Blatter scandal just one of many in soccer

“I feel that football will always be corrupt,” said head soccer coach at University of North Carolina at Greensboro Justin Maullin. “Whether it be Europe, Africa, South America, etc. Then you look at our leaders, FIFA and yes, Blatter, that is why he resigned, votes were being bought. It is very sad.”

Over $150 million of misappropriated funds in question. Scandal after scandal under investigation. Sepp Blatter has left quite a legacy in the world of soccer.

Recently, FIFA President Sepp Blatter was accused of many felonious crimes including bribery, mismanagement and misappropriation of funds.

Blatter had been the FIFA President since 1998, until being banned on Oct. 8, 2015, and ultimately resigning. Since 1999, he has been under constant investigation for various crimes, each totaling up to millions of dollars. But Blatter did not act alone.

Union of European Football Association President and FIFA Vice President Michel Platini was also banned for 90 days after being accused of accepting a 2 million Swiss franc “disloyal payment” from Blatter.

“Absolute power corrupts,” said former United States men’s national soccer team goalkeeper Kurt Kuykendall to The Guilfordian. “Corruption of this degree is reserved for those at the very top of football.”

At least 14 other soccer officials have been indicted after Blatter’s most recent accusations. The term “corruption” is an understatement.

“I took a team to Dominica in the Caribbean,” said Kuykendall. “It became apparent to us that the Football Association administrators misappropriated FIFA funds also. The national team players and academies were not well taken care of …  I believe that there were zero licensed coaches on the island. All of the coaches were sincere and well intentioned offering their time to the kids. There just wasn’t any developmental blueprint.

“The FA and their representatives were not highly thought of by the local football community. Absolute power corrupts is absolutely accurate in this instance.”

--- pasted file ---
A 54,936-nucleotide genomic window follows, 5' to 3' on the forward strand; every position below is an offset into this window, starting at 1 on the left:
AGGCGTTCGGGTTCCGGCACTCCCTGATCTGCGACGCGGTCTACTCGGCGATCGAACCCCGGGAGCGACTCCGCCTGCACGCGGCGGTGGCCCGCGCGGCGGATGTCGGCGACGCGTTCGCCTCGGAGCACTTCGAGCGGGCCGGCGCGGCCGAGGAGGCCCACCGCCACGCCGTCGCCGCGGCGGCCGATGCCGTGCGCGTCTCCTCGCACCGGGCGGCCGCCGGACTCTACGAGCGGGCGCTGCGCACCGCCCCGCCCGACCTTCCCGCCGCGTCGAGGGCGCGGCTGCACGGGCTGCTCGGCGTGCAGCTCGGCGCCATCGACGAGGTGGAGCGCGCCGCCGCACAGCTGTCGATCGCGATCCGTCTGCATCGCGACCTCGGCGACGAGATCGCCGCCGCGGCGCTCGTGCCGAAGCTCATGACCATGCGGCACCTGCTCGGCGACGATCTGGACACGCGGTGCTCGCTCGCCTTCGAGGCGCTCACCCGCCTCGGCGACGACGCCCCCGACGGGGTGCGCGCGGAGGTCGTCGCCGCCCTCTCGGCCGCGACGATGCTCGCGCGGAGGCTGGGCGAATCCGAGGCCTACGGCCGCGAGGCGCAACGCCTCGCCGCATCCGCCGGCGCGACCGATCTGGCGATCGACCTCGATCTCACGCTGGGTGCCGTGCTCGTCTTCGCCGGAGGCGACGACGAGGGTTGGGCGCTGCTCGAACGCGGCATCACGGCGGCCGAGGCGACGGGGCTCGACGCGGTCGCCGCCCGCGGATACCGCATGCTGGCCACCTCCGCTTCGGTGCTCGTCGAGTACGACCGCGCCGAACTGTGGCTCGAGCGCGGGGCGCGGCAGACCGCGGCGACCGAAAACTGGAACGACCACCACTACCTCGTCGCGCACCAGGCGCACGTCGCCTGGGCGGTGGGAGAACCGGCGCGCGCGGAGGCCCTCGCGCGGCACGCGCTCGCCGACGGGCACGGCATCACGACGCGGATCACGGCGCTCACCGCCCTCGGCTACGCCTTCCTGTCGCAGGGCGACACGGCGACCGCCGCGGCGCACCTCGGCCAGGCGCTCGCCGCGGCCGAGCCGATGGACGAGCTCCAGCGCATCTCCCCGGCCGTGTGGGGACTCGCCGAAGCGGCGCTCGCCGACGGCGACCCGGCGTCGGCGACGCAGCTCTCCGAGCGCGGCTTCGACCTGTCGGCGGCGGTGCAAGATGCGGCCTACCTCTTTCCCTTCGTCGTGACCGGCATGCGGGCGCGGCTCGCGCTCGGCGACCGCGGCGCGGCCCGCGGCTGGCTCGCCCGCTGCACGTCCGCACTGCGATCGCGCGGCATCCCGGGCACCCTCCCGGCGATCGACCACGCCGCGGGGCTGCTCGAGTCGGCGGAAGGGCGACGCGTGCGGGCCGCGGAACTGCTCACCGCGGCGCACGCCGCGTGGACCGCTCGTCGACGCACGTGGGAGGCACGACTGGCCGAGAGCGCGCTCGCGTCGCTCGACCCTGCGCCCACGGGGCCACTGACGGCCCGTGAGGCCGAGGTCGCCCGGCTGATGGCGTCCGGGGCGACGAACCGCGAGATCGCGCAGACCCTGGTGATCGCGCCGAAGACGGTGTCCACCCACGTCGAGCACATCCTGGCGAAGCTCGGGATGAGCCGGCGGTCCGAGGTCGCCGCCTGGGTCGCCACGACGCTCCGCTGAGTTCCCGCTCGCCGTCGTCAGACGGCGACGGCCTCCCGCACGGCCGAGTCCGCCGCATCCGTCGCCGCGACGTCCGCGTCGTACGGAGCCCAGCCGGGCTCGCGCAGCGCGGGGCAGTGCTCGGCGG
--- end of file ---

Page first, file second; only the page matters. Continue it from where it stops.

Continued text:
Soccer is growing as a sport across the world, but that does not mean that it is flawless. Not only do the high-ranking officials seem to have an issue with fraud and misconduct, but teams, coaches and players do as well.

“Being from South Africa, I know all too well the crime and stealing that goes on,” said Maullin. “Look at Juventus a couple of years back, bribing the refs and ending up being caught and relegated.

“It’s also in our youth sports and college sports with the want to win, the pressure to win and then the money involved at these levels.”

The future of soccer is in the hands of some very high-up individuals, but can they be trusted? With Blatter out of the picture, along with countless other officials being indicted in the football world, maybe there is a glimpse of hope.

“It’s going to get better,” said senior at UNCG Matt Sage. “It can’t really get worse than it was. At the moment, people see FIFA as a corrupt organization. Once you get new reform and policies on World Cup bidding, hopefully the bribery and scandals will end.

“People just want to see transparency in the future of football.”